One of the most used utilities in Linux is SSH.
Every user is aware of the importance of SSH for interacting with remote systems through the local shell, so why not use the SSH utility when you are stuck and trying to fix your broken system?
Yes, you can enable SSH in rescue mode, which will give you a bit more convenience to fix problems compared to accessing your system through a console, which can do more things like allow you to run fsck/e2fsck commands to check file consistency, access and backup your data, fix any misconfiguration which ends up your system in rescue mode, and many more functionalities that can be unlocked once you log into your remote server.
Therefore, we have come up with another article for you where you will learn how to enable and start an SSH connection in rescue mode. I have tested this guide on AlmaLinux and RockyLinux, which is why I believe this guide will work on most RHEL-based distributions.
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Enable SSH service in Rescue mode in RHEL-based distros
There are two ways through which you can enable SSH in rescue mode. One of the easiest ways is to add inst.sshd=1 to the boot instructions, and another way is to manually copy the sshd_config.anaconda file into sshd_config.
It’s up to you which method you want to prefer, but I would suggest you go with the first option. If, for some reason, this is not working, then think about another option.
To follow this guide, you should download the boot ISO or minimal ISO of the respective distributions. For your convenience, I’m sharing with you a link through which you can download the ISO images for AlmaLinux, RockyLinux, and Fedora.
Method 1: Enable SSH in rescue mode by enabling the service from the installer menu
I believe you have downloaded the ISO file and made a bootable USB drive through Rufus, BalenaEtcher, or any other bootable software, and if you are following this guide on VirtualBox, then don’t forget to attach the ISO image to your virtual machine.
Step 1: Add instructions to enable the SSH service
Once everything is setup, attach your bootable thumb drive to your system and follow the below guide. Most likely, the system will autodetect a bootable USB drive. If not, please get into the boot menu and select the bootable pendrive from the boot system.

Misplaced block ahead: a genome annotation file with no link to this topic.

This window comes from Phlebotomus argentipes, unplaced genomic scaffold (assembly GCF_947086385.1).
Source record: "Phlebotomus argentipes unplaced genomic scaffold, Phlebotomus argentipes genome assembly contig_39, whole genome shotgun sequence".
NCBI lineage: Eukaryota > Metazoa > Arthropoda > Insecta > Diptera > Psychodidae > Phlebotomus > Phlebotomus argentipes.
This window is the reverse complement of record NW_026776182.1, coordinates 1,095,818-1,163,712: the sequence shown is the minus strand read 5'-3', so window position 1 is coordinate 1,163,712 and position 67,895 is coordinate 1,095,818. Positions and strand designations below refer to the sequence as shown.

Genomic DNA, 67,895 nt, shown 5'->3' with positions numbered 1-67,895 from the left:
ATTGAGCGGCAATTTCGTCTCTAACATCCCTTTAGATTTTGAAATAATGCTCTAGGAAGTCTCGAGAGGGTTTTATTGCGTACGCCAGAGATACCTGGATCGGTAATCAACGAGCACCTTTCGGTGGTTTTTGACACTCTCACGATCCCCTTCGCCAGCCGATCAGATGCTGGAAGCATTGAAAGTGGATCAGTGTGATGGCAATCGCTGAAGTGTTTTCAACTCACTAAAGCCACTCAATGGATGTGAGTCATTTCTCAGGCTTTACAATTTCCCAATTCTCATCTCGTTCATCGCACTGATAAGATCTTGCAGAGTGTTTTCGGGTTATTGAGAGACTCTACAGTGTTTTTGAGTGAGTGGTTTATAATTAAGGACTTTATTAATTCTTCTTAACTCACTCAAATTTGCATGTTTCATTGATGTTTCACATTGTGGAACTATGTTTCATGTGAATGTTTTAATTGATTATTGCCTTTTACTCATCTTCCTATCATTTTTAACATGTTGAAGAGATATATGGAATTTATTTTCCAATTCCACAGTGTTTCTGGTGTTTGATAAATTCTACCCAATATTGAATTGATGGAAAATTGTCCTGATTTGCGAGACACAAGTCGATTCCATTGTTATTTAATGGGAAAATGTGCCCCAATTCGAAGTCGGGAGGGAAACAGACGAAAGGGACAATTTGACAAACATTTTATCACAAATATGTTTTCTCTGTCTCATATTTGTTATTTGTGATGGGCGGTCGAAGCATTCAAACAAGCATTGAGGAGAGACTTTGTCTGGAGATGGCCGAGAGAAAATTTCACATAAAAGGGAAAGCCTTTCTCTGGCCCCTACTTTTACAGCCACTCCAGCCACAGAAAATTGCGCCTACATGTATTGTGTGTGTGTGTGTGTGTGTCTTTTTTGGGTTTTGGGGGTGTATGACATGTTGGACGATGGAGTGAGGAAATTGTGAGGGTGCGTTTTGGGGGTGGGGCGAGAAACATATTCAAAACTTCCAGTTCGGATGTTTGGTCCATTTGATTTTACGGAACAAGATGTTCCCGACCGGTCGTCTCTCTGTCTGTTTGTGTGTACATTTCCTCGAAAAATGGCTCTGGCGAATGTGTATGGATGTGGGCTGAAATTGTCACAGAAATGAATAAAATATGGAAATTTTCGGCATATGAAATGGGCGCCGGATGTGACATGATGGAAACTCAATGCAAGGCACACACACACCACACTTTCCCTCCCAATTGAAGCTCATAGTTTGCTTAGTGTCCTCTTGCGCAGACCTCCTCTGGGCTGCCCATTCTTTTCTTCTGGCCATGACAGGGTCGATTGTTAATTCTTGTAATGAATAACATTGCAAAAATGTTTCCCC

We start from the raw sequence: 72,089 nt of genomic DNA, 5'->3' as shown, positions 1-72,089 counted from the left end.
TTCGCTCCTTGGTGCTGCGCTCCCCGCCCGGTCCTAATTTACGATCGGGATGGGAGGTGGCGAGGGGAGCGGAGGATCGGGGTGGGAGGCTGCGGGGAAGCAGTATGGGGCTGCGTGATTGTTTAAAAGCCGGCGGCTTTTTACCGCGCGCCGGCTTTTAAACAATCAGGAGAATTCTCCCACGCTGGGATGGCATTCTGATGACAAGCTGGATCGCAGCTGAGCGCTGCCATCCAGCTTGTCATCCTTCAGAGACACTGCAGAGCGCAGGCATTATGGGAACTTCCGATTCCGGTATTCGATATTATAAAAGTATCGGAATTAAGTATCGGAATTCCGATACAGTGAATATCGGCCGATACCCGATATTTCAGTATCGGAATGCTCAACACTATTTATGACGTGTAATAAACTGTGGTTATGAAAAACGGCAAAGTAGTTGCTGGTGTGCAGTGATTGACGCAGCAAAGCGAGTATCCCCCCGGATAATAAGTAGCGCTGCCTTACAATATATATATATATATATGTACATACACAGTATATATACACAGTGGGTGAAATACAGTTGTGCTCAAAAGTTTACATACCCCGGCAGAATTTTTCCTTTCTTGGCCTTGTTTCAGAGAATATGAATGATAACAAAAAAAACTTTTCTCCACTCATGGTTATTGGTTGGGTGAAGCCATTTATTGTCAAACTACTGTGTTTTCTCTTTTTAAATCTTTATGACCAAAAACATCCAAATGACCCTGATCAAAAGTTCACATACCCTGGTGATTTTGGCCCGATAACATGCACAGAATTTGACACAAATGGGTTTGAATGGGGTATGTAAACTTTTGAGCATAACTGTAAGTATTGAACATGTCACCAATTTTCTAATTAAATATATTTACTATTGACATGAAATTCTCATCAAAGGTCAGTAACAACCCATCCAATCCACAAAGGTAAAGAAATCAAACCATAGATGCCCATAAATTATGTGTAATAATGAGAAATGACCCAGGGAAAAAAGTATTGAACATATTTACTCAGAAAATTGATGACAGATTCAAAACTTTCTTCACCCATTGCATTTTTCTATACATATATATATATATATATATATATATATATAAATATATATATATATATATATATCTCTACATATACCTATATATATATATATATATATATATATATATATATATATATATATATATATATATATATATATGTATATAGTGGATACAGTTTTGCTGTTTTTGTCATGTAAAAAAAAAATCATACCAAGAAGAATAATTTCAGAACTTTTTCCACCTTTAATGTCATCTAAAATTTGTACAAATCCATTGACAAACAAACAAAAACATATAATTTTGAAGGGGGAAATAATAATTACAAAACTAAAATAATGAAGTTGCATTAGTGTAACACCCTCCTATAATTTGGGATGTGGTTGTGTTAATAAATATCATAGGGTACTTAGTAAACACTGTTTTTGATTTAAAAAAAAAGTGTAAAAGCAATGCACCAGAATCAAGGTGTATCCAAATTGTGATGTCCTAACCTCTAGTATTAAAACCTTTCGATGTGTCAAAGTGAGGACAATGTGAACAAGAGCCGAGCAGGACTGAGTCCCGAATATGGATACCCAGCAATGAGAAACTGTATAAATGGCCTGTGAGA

On the very first screen, you will find an option like the below image, so simply select “Troubleshooting” and press enter.
You need to follow the same sequence as shown in the below image. Use the navigational key to select “Rescue a Rocky Linux or AlmaLinux system” and press the “Tab” button to add instructions for enabling SSH service.
Add the following line of text after “quiet” by giving space, “inst.sshd=1” and press “Enter”.
The steps will be different if your system is using UEFI firmware instead of BIOS. In that case, you need to follow the below steps in the given sequence.
Choose “Rescue a Rocky Linux system”, and press “e” to edit boot instructions.
Next, append inst.sshd=1, and start the system by pressing Ctrl-x.
After a couple of minutes, you will find the options like in the below image, so simply press “1” to continue with mounting the root system, or you can either choose 1 or 3.
Step 2: Configure Network to accept remote connection
Once you get shell access, it means you are very close to accessing your system through SSH, but before that, you need to check whether the system has auto-assigned the IP address to connect within the network.
Most likely, if you have connected your system with a LAN cable, then the system will get the IP address, but if you are using a Wi-Fi connection to connect to a network, then you will need to do some extra work to get connected to a network.
So first, check the IP address by running the
ip a command or